Lenders’ decision to recall the unpaid loans of Kingfisher spells more trouble for its 3,000-odd employees, unpaid for eight months.
The carrier has been grounded since October and employees haven’t got pay since June.
On Saturday, a group of engineers and pilots met airline chairman Vijay Mallya, seeking details of a revival plan and clearance of dues.
An executive said Mallya assured them a month’s salary would be released this week and proposed to pay six months’ salary once the operating permit was restored.
He also told them it had secured a no-objection for flying again from most agencies except the Airports Authority of India and Mumbai International Airport.
The meeting took place after a group of engineers from Delhi threatened to file a winding-up petition against the airline.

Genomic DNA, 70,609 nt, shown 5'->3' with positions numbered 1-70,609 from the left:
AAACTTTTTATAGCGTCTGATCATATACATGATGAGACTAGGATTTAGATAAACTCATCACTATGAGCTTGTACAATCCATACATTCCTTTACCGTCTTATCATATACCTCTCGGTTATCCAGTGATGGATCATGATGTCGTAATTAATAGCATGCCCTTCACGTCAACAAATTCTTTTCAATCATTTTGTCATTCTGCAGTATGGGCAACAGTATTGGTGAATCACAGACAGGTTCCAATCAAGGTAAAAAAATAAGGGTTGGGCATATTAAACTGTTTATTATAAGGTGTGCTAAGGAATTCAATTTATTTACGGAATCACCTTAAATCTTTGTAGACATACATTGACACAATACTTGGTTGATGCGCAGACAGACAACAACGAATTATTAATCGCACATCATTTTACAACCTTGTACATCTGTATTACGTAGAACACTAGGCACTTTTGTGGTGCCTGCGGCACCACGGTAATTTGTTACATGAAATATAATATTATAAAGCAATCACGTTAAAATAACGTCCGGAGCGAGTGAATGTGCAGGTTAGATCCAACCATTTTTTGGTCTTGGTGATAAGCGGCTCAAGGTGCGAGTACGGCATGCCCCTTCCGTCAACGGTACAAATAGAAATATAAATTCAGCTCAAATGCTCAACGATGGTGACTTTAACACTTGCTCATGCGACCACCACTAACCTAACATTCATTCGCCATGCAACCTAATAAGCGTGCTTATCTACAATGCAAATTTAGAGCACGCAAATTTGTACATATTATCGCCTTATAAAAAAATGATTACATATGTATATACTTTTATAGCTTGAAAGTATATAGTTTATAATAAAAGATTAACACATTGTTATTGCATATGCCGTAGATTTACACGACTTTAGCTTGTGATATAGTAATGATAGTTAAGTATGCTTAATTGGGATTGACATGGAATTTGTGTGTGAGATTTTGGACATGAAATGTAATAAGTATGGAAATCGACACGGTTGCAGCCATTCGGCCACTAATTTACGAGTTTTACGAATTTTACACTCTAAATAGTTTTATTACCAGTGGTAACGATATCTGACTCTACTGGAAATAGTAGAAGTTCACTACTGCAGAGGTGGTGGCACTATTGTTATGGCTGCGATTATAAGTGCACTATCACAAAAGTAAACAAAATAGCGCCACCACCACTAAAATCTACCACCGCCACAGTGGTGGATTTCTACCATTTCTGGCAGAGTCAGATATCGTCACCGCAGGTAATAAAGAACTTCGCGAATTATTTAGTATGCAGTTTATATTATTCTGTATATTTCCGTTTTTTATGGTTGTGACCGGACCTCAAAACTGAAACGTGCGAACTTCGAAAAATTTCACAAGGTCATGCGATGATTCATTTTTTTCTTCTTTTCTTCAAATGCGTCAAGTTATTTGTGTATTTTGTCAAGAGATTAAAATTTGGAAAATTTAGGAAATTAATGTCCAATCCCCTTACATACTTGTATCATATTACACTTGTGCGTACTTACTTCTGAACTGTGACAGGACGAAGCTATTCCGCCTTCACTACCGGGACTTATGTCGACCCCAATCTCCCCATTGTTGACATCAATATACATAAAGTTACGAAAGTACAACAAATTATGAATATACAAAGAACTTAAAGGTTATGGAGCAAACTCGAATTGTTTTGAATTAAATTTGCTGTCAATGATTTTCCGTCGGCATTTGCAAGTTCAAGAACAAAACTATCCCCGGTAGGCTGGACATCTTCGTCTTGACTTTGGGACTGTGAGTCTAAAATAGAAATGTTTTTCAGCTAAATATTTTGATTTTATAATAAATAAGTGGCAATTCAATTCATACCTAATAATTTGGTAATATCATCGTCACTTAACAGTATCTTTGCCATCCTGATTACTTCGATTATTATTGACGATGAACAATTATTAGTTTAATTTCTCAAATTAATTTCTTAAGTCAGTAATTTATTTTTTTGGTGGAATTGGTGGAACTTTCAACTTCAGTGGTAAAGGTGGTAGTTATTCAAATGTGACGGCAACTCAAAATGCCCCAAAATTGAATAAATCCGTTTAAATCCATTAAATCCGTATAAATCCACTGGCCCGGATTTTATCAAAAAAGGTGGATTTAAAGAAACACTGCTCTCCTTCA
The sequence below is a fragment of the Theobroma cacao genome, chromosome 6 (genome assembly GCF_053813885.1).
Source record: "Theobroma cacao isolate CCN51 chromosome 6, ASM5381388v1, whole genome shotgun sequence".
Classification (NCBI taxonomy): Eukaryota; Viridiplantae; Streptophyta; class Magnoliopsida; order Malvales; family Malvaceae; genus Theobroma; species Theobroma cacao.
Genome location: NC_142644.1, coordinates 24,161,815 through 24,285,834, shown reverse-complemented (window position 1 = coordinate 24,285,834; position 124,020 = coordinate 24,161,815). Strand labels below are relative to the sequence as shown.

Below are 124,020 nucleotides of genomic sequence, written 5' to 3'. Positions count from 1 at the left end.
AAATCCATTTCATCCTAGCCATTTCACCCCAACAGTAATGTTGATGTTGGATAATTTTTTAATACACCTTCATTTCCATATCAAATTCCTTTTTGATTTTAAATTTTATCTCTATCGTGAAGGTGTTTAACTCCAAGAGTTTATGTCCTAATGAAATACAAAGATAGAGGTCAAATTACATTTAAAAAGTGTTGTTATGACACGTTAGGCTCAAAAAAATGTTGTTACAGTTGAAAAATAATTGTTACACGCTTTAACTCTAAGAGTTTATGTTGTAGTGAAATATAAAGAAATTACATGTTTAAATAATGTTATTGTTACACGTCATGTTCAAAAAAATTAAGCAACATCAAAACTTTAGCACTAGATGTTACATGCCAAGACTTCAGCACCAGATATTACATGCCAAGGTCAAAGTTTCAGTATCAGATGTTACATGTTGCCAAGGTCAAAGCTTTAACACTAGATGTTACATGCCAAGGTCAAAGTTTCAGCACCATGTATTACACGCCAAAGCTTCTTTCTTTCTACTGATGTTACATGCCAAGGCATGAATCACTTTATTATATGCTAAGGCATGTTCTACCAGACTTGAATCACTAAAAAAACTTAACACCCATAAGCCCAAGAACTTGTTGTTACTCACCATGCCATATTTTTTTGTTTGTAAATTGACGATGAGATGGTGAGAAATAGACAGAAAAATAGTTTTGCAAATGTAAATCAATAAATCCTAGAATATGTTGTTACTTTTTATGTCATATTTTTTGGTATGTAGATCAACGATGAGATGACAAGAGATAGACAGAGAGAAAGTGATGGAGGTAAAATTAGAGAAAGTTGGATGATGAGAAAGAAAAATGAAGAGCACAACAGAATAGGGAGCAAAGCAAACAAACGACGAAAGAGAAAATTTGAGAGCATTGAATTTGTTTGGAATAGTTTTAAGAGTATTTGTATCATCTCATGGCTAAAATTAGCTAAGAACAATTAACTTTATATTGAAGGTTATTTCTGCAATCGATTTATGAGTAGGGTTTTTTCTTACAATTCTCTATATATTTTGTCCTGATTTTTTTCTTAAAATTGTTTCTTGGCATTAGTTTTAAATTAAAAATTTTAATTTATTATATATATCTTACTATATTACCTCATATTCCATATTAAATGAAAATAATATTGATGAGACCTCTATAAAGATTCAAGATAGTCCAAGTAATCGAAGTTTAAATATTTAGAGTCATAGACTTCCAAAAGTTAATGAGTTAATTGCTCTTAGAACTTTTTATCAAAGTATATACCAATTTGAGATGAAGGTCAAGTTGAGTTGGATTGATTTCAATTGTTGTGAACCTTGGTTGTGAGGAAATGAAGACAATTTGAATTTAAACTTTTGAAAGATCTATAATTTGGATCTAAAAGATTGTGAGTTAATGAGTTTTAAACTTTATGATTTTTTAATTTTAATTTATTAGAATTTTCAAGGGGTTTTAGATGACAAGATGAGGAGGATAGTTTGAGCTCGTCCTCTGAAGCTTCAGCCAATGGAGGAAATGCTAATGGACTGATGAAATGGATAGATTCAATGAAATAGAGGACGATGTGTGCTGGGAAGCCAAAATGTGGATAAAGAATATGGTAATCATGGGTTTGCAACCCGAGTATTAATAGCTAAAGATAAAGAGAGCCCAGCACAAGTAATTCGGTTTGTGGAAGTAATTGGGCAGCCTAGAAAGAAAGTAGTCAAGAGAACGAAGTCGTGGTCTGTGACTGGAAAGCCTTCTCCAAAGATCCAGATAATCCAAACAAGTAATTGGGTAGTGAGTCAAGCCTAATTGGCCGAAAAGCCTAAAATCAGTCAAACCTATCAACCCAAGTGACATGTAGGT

The employees are losing hope.
"Each time we approach Mallya or the chief executive, they say we are close to finding a solution. On the ground, no action is visible.
I havn’t been paid since May and eight months’ salary is due," said an engineer who did not wish to be identified as he was still on the rolls.
"Allowing foreign direct investment in aviation was billed as a panacea but there is no change.
"We lost faith a long time back and are with the airline out of desperation. There are not enough jobs in the market.”
The carrier’s return to the skies does not seem near.
Airbus A320 planes and ATR planes have been kept in "preservation mode", with all lubricants and oil drained out and open parts covered, thus limiting the maintenance.
Airport entry passes of many employees have expired and Mumbai airport has taken over the terminal premises it had allotted to the airline.
No role in debt crisis: Govt
"The aviation ministry has no role to play in what is happening between Kingfisher and banks.
"Unless Kingfisher files an operationally and financially viable plan, it will not be allowed to fly," Civil Aviation Minister Ajit Singh said.